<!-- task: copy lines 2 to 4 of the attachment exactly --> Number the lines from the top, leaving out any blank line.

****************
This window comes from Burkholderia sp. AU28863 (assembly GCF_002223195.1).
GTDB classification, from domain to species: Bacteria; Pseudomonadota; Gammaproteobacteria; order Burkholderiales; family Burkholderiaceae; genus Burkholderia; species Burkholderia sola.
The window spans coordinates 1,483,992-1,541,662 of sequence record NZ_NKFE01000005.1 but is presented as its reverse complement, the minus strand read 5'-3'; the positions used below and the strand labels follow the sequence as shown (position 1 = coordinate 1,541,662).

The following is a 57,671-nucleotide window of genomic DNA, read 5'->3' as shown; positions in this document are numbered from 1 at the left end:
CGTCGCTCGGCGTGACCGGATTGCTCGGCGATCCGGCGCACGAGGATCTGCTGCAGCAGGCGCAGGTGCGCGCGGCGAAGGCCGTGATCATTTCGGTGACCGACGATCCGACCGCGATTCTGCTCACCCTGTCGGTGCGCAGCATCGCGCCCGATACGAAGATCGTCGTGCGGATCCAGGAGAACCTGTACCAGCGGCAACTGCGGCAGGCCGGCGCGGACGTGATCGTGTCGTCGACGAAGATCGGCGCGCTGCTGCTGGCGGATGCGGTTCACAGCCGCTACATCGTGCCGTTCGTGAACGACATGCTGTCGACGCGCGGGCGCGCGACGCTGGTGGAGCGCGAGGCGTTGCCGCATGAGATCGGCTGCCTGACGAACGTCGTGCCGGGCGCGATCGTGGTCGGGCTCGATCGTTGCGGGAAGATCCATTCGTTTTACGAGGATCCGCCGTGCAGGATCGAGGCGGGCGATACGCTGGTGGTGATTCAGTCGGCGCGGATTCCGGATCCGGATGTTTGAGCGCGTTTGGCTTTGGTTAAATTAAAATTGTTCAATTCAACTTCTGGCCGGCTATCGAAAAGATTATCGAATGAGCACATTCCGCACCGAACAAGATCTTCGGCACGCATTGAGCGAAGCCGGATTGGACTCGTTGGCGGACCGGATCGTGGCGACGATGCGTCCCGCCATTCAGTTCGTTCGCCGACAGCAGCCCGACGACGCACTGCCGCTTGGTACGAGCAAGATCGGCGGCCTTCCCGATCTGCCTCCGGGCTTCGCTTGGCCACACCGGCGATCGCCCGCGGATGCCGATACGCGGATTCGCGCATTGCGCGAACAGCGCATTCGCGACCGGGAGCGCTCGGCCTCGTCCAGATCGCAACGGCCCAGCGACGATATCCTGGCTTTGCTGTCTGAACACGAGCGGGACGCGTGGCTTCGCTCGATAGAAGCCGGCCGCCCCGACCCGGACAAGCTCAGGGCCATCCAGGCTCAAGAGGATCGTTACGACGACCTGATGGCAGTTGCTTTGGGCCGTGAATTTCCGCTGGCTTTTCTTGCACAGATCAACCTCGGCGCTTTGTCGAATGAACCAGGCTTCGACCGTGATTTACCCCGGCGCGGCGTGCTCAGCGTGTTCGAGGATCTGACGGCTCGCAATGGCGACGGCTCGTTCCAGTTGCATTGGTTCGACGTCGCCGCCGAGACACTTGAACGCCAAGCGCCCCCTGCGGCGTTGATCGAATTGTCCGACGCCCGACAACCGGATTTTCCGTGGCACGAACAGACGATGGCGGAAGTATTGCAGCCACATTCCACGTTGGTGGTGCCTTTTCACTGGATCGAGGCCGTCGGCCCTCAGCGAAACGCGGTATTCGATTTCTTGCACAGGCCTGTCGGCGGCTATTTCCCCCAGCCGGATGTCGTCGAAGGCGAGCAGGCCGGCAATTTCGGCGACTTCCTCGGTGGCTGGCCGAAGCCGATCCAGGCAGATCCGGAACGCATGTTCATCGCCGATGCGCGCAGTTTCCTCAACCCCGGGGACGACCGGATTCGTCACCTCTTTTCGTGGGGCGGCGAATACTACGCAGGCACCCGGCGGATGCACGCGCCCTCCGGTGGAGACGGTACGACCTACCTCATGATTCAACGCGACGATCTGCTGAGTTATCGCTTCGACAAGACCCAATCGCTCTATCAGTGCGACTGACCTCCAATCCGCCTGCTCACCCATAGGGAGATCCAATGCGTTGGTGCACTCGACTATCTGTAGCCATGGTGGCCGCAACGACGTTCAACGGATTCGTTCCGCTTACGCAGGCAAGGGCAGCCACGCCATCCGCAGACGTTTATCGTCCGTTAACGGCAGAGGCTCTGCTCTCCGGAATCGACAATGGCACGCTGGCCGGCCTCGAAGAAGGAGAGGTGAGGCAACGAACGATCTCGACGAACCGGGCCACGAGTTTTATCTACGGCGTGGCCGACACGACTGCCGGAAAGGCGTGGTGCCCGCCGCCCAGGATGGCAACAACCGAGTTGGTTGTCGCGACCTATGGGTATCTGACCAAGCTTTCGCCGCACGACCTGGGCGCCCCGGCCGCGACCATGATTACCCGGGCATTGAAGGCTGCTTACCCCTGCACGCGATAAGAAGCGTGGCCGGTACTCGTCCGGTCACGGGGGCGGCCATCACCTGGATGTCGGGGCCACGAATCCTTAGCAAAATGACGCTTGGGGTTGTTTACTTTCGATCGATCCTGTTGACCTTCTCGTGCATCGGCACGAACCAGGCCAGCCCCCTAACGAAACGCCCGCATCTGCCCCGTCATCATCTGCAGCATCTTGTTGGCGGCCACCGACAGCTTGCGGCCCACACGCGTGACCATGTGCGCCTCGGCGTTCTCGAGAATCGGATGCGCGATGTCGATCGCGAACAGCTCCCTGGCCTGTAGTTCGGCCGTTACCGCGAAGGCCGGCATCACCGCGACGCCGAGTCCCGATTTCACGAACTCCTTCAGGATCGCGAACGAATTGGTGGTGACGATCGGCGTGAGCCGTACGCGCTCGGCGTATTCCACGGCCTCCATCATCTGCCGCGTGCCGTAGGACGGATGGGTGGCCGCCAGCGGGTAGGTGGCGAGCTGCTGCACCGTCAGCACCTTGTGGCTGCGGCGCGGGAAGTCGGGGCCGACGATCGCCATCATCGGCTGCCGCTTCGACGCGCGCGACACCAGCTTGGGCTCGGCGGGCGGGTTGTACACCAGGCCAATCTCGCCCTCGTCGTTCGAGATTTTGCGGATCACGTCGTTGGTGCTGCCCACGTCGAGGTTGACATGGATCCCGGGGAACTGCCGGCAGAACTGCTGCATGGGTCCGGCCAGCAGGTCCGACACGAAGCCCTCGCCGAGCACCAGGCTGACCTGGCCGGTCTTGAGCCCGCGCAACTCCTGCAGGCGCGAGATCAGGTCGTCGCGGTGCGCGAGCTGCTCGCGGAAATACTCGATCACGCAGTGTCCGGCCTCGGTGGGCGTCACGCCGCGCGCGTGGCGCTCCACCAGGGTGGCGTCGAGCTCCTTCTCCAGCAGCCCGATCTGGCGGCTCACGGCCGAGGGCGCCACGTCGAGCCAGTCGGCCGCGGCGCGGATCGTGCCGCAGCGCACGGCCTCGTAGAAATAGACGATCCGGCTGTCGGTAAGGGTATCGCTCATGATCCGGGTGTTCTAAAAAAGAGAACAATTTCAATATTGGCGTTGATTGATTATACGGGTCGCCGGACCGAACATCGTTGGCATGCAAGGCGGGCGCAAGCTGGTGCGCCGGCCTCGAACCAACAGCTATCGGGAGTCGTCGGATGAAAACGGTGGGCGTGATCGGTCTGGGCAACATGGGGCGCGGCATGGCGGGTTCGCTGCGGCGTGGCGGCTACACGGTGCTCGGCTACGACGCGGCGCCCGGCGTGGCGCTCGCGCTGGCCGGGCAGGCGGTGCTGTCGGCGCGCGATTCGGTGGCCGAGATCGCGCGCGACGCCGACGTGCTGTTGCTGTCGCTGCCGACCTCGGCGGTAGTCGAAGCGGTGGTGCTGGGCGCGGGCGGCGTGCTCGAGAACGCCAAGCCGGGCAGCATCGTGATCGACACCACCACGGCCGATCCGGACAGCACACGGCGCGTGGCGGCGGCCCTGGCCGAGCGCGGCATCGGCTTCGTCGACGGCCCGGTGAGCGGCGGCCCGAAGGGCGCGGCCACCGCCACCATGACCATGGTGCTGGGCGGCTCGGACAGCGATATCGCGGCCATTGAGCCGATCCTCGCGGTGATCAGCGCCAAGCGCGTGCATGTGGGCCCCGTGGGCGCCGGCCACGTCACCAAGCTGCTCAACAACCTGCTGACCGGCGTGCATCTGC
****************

GTDB classification, from domain to species: Bacteria; Pseudomonadota; Gammaproteobacteria; order Burkholderiales; family Burkholderiaceae; genus Burkholderia; species Burkholderia sola.
The window spans coordinates 1,483,992-1,541,662 of sequence record NZ_NKFE01000005.1 but is presented as its reverse complement, the minus strand read 5'-3'; the positions used below and the strand labels follow the sequence as shown (position 1 = coordinate 1,541,662).

The following is a 57,671-nucleotide window of genomic DNA, read 5'->3' as shown; positions in this document are numbered from 1 at the left end: